This address was given by Professor Eamon Duffy DD D Litt FBA FSA at the Fisher Mass in Great St Mary’s Church on 2nd May 2011. Professor Duffy very kindly stepped in at extremely short notice when the scheduled guest preacher, Mgr Tony Rogers, was injured in a car accident.
One of the things Royal weddings can do, even for ageing closet republicans like myself, is to prompt reflection on the relationship between religion and society. I’m a naturally conservative man, but I have mixed feelings about the idea of religion as the cement of society, and about an established church, whether that’s manifested in the presence of archbishops and deans at state banquets, or the local vicar blessing scout banners on Armistice Day, or in the more elaborate proceedings in Westminster Abbey last Friday.
Of course it was good to hear the Dean of Westminster setting out the essential purposes of marriage in the majestic language of the Prayerbook: it was good to see an endearingly towsel-haired archbishop receive the vows of a handsome young couple, as they promised before tens of millions of witnesses to love and cherish each other till death do them part : and it was good to hear the bishop of London speak eloquently and well about the personal and social value of stable and loving relationships. I hope it will all do good.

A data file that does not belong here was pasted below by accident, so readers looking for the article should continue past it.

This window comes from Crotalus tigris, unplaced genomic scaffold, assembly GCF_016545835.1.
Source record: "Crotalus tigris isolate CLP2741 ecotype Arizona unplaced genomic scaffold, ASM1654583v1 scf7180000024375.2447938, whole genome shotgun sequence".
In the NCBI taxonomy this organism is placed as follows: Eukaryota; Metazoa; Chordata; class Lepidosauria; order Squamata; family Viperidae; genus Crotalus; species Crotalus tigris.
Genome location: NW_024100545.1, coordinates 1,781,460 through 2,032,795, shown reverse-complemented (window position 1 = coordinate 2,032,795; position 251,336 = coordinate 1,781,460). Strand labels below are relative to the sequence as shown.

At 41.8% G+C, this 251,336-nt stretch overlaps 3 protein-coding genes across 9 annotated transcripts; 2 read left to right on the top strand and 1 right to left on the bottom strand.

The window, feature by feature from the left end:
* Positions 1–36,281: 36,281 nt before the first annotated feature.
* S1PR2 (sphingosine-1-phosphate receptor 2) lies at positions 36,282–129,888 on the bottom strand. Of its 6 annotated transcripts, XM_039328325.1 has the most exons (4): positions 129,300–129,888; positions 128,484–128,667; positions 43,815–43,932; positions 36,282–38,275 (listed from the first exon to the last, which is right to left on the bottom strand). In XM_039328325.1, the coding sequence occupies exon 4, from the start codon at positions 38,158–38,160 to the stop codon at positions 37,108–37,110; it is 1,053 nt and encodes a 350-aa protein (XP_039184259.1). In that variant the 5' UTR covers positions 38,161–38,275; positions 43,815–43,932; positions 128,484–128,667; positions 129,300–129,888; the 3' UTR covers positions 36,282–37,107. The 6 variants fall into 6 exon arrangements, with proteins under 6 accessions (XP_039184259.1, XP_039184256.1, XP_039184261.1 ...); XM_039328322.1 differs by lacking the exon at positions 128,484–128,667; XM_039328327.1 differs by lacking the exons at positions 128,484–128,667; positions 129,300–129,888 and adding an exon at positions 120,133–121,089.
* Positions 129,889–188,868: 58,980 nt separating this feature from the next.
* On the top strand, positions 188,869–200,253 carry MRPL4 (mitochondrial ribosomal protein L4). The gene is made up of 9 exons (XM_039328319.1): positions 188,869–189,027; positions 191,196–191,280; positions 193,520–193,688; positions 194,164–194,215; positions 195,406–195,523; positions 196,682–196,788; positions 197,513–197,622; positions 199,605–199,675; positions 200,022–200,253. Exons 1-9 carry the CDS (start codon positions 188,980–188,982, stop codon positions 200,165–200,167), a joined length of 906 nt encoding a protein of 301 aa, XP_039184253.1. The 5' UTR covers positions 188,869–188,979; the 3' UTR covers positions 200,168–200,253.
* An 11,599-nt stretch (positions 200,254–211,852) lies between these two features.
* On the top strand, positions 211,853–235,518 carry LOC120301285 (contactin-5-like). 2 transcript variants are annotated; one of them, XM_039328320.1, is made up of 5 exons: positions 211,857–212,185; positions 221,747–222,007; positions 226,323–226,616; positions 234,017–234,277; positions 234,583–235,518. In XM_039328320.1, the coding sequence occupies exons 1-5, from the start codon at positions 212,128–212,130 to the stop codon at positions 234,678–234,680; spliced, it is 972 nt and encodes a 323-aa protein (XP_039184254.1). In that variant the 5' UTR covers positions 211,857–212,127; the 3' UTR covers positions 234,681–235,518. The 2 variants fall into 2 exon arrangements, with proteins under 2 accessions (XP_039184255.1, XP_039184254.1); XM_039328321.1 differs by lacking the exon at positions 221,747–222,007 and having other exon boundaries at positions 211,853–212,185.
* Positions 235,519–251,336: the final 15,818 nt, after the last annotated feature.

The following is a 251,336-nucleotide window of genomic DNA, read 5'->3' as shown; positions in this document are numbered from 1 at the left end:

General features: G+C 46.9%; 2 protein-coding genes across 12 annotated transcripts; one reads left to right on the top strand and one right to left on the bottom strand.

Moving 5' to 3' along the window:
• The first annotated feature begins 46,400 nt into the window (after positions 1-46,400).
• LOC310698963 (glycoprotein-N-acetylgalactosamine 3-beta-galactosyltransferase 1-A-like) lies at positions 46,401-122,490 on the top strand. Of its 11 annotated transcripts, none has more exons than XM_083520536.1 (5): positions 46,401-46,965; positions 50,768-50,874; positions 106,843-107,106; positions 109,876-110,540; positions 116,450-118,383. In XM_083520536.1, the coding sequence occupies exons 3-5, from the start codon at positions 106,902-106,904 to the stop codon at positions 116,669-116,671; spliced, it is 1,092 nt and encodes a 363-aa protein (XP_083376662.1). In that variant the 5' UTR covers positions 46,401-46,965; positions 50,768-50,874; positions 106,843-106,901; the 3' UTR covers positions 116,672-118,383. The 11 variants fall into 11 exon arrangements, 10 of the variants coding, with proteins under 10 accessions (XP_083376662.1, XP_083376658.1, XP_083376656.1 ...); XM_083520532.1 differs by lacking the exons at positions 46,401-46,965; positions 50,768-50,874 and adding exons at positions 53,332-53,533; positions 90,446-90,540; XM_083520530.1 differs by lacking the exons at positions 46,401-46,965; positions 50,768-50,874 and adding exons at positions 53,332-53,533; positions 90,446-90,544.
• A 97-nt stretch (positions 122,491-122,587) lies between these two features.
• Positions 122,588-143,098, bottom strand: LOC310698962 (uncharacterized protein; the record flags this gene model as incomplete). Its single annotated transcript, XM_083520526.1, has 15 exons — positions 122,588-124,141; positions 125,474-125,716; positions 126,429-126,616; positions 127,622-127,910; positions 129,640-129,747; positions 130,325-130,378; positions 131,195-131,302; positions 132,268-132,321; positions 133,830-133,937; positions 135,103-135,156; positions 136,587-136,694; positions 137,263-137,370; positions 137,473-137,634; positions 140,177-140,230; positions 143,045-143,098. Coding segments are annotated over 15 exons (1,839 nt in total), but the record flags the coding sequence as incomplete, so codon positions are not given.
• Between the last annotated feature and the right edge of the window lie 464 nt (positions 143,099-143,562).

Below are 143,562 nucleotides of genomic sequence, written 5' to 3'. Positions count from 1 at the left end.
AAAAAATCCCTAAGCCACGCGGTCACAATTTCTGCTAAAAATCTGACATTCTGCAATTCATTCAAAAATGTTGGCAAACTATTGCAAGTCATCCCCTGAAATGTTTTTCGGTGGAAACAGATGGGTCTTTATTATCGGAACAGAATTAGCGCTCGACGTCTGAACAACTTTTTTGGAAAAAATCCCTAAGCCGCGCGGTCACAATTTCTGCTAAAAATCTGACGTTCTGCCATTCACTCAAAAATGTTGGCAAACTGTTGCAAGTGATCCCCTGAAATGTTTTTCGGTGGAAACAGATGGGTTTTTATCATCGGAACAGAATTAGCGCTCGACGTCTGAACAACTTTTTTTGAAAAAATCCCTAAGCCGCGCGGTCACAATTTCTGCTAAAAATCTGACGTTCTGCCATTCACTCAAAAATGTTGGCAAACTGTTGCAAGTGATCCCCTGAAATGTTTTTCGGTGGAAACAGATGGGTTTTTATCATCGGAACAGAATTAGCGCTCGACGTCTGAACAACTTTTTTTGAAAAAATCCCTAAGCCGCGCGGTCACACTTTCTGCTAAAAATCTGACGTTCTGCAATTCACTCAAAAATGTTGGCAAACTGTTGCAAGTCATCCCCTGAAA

But I suspect that the religious dimension of the ceremony may well be absorbed into the lush heritage aspect of the whole occasion, another decorative amenity, like the scarlet tunics of the horse-guards, or the hushed respectful commentary of Hugh Edwards, or the gilded carriages wheeling down the Mall, the Union Jacks, the razzmatazz: in general, the British establishment doing what it does best, providing bread and circuses for a time of austerity, a jolly good show.
Up to a point, St John Fisher would have had no problems with the jolly good show. He approved of established churches, and for most of his life, he was an enthusiastic establishment man. He approved of royal families, and he made the most of his connections with them. As Chancellor of this University he milked the great and the good – whether they were successful lawyers, or bankers, or dowager duchesses, or kings and queens, he milked them, to finance his pet project, the modernisation of this University of ours.